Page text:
Public Release: 

Developmental science research sheds new light on the origins of discrimination, social exclusion

Examines future policy implications

Society for Research in Child Development

Experiencing prejudice and discrimination in childhood can have long term consequences, including depression, poor academic performance and negative health outcomes. A new special section, published by the Society for Research in Child Development in the journal Child Development, titled "Discrimination, Social Exclusion, and Intergroup Attitudes: Equity and Justice in Developmental Science" highlights cutting edge research in developmental science regarding the origins and development of equity and justice. The special section discusses why equity and justice is central to the developmental science discipline and how it can inform policy and practice aimed at challenging inequality as well as mitigating the adverse experiences of marginalized people.

This special section, edited by Dr. Melanie Killen, Dr. Adam Rutland, and Dr. Tiffany Yip, begins with an affirmation that "the fair and equitable treatment of individuals has been a core value of humanity..." and an overview of previous research on children's development in light of this set of issues. It goes on to present novel research findings on children's experiences of discrimination, how discrimination impacts development, discrimination in schools and neighborhoods, and suggestions for future research directions for a variety of disciplines, including cognitive neuroscience and behavioral economics.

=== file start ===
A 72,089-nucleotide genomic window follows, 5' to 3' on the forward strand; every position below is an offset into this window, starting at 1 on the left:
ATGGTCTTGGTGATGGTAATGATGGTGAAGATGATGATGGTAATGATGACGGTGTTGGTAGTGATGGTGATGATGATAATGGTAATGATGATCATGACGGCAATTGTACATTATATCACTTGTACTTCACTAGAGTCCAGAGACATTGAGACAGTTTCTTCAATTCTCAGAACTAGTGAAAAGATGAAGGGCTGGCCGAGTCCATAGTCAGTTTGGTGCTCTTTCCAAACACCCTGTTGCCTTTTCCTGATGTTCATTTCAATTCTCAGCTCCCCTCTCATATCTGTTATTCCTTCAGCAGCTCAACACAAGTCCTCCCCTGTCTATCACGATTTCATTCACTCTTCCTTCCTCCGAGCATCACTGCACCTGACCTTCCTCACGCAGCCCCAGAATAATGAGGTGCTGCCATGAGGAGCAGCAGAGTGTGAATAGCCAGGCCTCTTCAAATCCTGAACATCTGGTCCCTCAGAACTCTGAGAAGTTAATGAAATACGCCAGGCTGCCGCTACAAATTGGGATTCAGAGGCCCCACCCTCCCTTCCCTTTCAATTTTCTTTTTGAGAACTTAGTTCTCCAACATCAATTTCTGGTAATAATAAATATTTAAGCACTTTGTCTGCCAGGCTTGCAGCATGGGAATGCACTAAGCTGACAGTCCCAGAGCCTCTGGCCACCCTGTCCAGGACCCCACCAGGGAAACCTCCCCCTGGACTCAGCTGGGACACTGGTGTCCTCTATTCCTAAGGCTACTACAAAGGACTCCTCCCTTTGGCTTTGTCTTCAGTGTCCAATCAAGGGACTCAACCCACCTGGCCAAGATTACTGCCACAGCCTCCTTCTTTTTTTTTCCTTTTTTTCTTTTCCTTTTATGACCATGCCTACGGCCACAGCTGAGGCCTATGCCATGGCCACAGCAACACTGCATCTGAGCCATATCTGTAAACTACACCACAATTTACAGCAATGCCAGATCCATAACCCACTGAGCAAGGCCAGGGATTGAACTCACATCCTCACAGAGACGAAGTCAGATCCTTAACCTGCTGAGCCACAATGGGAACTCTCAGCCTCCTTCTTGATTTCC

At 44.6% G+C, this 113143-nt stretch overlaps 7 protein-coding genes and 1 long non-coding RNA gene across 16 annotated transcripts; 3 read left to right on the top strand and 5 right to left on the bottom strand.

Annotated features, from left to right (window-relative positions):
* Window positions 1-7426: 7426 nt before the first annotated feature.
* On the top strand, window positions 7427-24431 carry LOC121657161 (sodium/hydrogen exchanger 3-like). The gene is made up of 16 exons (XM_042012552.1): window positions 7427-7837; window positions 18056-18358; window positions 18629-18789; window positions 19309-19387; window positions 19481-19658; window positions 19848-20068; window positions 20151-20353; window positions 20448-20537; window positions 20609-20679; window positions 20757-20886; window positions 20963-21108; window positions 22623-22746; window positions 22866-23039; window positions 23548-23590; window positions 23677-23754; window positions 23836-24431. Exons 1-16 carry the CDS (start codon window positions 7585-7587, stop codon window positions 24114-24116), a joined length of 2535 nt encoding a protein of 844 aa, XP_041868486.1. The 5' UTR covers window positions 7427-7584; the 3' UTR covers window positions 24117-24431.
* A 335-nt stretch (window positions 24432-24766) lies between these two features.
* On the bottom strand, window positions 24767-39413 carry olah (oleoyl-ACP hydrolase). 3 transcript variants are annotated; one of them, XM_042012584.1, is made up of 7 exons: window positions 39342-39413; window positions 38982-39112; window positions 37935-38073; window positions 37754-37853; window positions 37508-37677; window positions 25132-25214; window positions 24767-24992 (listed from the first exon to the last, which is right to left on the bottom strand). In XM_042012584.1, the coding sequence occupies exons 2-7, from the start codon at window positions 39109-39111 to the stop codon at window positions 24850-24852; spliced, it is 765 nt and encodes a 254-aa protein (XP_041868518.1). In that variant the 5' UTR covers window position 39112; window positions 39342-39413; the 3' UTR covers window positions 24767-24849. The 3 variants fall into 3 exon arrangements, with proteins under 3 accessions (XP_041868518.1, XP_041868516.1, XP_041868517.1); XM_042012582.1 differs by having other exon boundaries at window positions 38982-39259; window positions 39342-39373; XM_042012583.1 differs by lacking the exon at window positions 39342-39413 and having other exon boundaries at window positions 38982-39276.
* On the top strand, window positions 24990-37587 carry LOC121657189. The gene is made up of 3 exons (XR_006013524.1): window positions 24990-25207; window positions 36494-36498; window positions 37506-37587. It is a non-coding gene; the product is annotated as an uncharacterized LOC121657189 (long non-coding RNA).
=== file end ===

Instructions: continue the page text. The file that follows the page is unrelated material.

Highlights of the many new findings reported in the papers in the special section include that:

  • As they age adolescents judge race-based humor as more acceptable.

  • Children as young as 4 and 5 associate race with wealth status but also rectify social inequalities

  • Social exclusion activates the same brain regions as experiencing physical pain or harm.

  • Discrimination in middle school impacts developmental outcomes 2 years later

Journalists interested in speaking with any of the editors of the special section listed above or gaining access to the complete special section of Child Development should contact Hannah Klein.

SRCD was established in 1933 by the National Research Council of the National Academy of Sciences. The Society's goals are to advance interdisciplinary research in child development and to encourage applications of research findings. Its membership of more than 5,700 scientists is representative of the various disciplines and professions that contribute to knowledge of child development.


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